Time frames and the web
McCloud made me think about how we can take a closer look at the new media platforms that we have. In the same way that he digs into the mechanics of comics and deepens their meaning, we can do the same with new media. When the Library of Congress started archiving Twitter there were comments about the uselessness of it, but when you look closely at Twitter and start poking around, looking for trends, all kinds of interesting things can emerge.
Another example is what Dr Nelson has done with her Soviet history class. Instead of just having the students blog, they have to blog and interact with their classmates’ blogs. With the added layer of examining their peers, and being examined by their peers, the quality of the student work has increased dramatically.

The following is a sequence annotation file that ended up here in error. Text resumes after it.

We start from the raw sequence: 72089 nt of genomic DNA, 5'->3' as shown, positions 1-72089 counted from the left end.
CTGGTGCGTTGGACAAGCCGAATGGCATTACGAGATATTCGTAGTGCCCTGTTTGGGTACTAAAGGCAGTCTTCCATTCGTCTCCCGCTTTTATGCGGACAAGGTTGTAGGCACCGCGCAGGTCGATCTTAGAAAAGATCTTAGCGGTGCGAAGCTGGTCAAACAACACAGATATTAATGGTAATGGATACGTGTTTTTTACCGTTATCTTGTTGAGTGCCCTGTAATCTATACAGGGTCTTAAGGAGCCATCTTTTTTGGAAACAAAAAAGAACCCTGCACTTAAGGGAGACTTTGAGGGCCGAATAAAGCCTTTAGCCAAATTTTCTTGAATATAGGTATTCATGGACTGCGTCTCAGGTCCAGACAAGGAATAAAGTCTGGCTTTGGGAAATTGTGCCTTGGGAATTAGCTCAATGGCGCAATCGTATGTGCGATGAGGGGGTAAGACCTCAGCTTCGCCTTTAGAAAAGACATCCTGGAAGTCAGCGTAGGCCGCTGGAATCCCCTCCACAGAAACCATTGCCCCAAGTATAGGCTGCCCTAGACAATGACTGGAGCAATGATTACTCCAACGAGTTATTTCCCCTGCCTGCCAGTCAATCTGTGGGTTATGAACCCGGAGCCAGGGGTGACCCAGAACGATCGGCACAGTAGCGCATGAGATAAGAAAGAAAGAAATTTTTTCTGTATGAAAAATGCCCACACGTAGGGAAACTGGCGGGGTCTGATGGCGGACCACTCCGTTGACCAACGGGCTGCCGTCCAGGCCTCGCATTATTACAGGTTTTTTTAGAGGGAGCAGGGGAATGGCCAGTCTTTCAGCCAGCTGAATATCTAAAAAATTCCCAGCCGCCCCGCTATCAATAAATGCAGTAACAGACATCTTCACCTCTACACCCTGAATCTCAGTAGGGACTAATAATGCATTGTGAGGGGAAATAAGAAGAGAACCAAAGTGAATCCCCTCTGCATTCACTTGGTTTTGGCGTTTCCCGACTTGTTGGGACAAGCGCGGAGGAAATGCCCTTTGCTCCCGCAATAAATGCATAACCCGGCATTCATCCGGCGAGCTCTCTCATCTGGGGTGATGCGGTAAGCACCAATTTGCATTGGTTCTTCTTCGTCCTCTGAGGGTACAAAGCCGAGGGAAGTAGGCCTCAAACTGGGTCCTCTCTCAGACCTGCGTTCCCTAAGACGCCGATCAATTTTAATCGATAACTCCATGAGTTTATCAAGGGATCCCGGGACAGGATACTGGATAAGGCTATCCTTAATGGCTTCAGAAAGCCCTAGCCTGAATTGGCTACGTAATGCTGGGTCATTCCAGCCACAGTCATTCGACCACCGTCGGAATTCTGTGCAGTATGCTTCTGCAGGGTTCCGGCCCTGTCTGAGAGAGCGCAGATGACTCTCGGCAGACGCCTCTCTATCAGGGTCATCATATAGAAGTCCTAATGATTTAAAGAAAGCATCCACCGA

I think the trick is to keep digging and keep iterating with these platforms. The more we iterate the deeper we’ll be able to get and the more engaging we’ll be able to make content. Another trick (I think) is to switch our minds from the old formats the web is emulating. Get rid of the cassette tape icon for voicemail, lose the floppy disk for save, etc. Files? Folders? Why? Why should the web emulate these forms?
The connection with the Berners-Lee et al. paper that I saw was simply that the web affords us the power to explore ways of expressing information that weren’t possible before. McCloud gave a TED talk a few years ago that shows how comics can take advantage of the web which I highly recommend: